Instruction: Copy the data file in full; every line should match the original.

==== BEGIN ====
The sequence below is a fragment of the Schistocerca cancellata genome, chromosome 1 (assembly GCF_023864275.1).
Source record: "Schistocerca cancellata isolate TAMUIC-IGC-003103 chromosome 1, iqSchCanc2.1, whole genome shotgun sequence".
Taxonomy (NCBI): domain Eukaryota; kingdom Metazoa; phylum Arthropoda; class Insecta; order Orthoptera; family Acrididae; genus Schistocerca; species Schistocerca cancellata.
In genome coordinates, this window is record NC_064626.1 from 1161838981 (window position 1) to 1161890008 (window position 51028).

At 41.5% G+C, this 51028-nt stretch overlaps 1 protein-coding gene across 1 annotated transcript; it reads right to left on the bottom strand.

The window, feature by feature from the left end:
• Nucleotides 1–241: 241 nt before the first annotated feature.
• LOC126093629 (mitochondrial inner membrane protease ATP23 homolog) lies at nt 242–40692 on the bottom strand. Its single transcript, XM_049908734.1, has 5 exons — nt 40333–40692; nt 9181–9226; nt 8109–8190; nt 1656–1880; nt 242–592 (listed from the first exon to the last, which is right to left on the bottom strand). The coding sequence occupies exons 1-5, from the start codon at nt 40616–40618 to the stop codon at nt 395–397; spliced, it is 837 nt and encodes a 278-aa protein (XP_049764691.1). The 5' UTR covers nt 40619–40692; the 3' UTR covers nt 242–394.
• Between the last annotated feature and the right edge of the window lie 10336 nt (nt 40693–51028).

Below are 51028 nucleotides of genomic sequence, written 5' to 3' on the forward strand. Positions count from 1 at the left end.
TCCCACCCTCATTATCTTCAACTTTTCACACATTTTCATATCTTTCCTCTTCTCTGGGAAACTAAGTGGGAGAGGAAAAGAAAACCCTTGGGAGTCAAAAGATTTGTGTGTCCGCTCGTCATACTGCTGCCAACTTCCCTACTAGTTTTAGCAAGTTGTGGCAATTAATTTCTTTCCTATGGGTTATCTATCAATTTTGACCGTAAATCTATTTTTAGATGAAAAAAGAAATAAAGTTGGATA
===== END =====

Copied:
The sequence below is a fragment of the Schistocerca cancellata genome, chromosome 1 (assembly GCF_023864275.1).
Source record: "Schistocerca cancellata isolate TAMUIC-IGC-003103 chromosome 1, iqSchCanc2.1, whole genome shotgun sequence".
Taxonomy (NCBI): domain Eukaryota; kingdom Metazoa; phylum Arthropoda; class Insecta; order Orthoptera; family Acrididae; genus Schistocerca; species Schistocerca cancellata.
In genome coordinates, this window is record NC_064626.1 from 1161838981 (window position 1) to 1161890008 (window position 51028).

At 41.5% G+C, this 51028-nt stretch overlaps 1 protein-coding gene across 1 annotated transcript; it reads right to left on the bottom strand.

The window, feature by feature from the left end:
• Nucleotides 1–241: 241 nt before the first annotated feature.
• LOC126093629 (mitochondrial inner membrane protease ATP23 homolog) lies at nt 242–40692 on the bottom strand. Its single transcript, XM_049908734.1, has 5 exons — nt 40333–40692; nt 9181–9226; nt 8109–8190; nt 1656–1880; nt 242–592 (listed from the first exon to the last, which is right to left on the bottom strand). The coding sequence occupies exons 1-5, from the start codon at nt 40616–40618 to the stop codon at nt 395–397; spliced, it is 837 nt and encodes a 278-aa protein (XP_049764691.1). The 5' UTR covers nt 40619–40692; the 3' UTR covers nt 242–394.
• Between the last annotated feature and the right edge of the window lie 10336 nt (nt 40693–51028).

Below are 51028 nucleotides of genomic sequence, written 5' to 3' on the forward strand. Positions count from 1 at the left end.
TCCCACCCTCATTATCTTCAACTTTTCACACATTTTCATATCTTTCCTCTTCTCTGGGAAACTAAGTGGGAGAGGAAAAGAAAACCCTTGGGAGTCAAAAGATTTGTGTGTCCGCTCGTCATACTGCTGCCAACTTCCCTACTAGTTTTAGCAAGTTGTGGCAATTAATTTCTTTCCTATGGGTTATCTATCAATTTTGACCGTAAATCTATTTTTAGATGAAAAAAGAAATAAAGTTGGATA